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We survey some of the recent developments on quasiMonte Carlo (QMC) methods, which, in their basic form, are a deterministic counterpart to the Monte Carlo (MC) method. Our main focus is the applicability of these methods to practical problems that involve the estimation of a highdimensional integral. We review several QMC constructions and dierent randomizations that have been proposed to provide unbiased estimators and for error estimation. Randomizing QMC methods allows us to view them as variance reduction techniques. New and old results on this topic are used to explain how these methods can improve over the MC method in practice. We also discuss how this methodology can be coupled with clever transformations of the integrand in order to reduce the variance further. Additional topics included in this survey are the description of gures of merit used to measure the quality of the constructions underlying these methods, and other related techniques for multidimensional integration. 1 2 1.
Models3 Community Multiscale Air Quality (CMAQ) model aerosol component. 1. Model description
 Journal of Geophysical Research
, 2003
"... [1] The aerosol component of the Community Multiscale Air Quality (CMAQ) model is designed to be an efficient and economical depiction of aerosol dynamics in the atmosphere. The approach taken represents the particle size distribution as the superposition of three lognormal subdistributions, called ..."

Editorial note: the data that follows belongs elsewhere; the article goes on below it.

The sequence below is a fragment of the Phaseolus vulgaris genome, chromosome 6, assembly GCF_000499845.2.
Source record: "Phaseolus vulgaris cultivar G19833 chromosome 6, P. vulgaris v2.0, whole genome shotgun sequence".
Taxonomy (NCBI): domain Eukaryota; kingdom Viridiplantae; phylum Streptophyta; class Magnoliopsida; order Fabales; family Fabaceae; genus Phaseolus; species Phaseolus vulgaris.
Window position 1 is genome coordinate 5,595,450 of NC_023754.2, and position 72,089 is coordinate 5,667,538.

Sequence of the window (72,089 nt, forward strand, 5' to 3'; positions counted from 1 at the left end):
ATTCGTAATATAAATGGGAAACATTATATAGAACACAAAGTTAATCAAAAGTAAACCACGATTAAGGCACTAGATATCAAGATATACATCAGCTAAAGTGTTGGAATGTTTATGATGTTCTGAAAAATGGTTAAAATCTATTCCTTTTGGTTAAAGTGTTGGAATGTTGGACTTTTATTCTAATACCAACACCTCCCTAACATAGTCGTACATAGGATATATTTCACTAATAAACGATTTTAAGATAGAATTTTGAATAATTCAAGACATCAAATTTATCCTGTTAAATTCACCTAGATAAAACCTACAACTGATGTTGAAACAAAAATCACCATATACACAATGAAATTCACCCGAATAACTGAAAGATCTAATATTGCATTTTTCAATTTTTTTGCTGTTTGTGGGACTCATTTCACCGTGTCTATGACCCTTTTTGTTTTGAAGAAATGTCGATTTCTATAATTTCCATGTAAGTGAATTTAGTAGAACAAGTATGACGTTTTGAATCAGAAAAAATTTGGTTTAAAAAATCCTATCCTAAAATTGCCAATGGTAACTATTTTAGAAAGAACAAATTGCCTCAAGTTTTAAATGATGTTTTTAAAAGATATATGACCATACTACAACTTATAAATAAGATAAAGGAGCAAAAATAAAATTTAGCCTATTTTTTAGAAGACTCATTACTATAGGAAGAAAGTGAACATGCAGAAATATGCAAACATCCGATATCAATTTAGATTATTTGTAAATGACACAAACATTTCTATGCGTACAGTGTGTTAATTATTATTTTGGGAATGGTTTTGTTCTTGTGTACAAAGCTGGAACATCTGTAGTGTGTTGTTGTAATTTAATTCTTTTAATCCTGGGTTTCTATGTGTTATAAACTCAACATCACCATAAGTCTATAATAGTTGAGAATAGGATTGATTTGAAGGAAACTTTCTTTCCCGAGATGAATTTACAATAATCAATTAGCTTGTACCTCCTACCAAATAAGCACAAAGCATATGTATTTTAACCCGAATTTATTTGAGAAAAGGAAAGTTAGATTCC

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Cited by 49 (3 self)
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[1] The aerosol component of the Community Multiscale Air Quality (CMAQ) model is designed to be an efficient and economical depiction of aerosol dynamics in the atmosphere. The approach taken represents the particle size distribution as the superposition of three lognormal subdistributions, called modes. The processes of coagulation, particle growth by the addition of mass, and new particle formation, are included. Time stepping is done with analytical solutions to the differential equations for the conservation of number, surface area, and species mass. The component considers both PM2.5 and PM10 and includes estimates of the primary emissions of elemental and organic carbon, dust, and other species not further specified. Secondary species considered are sulfate, nitrate, ammonium, water, and secondary organics from precursors of anthropogenic and biogenic origin. Extinction of visible light by aerosols is represented by two methods: a parametric approximation to Mie extinction and an empirical approach based upon field data. The algorithms that simulate cloud interactions with aerosols are also described. Results from box model and threedimensional simulations are
Hybrid Bayesian Networks for Reasoning about Complex Systems
, 2002
"... Many realworld systems are naturally modeled as hybrid stochastic processes, i.e., stochastic processes that contain both discrete and continuous variables. Examples include speech recognition, target tracking, and monitoring of physical systems. The task is usually to perform probabilistic inferen ..."
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Cited by 48 (0 self)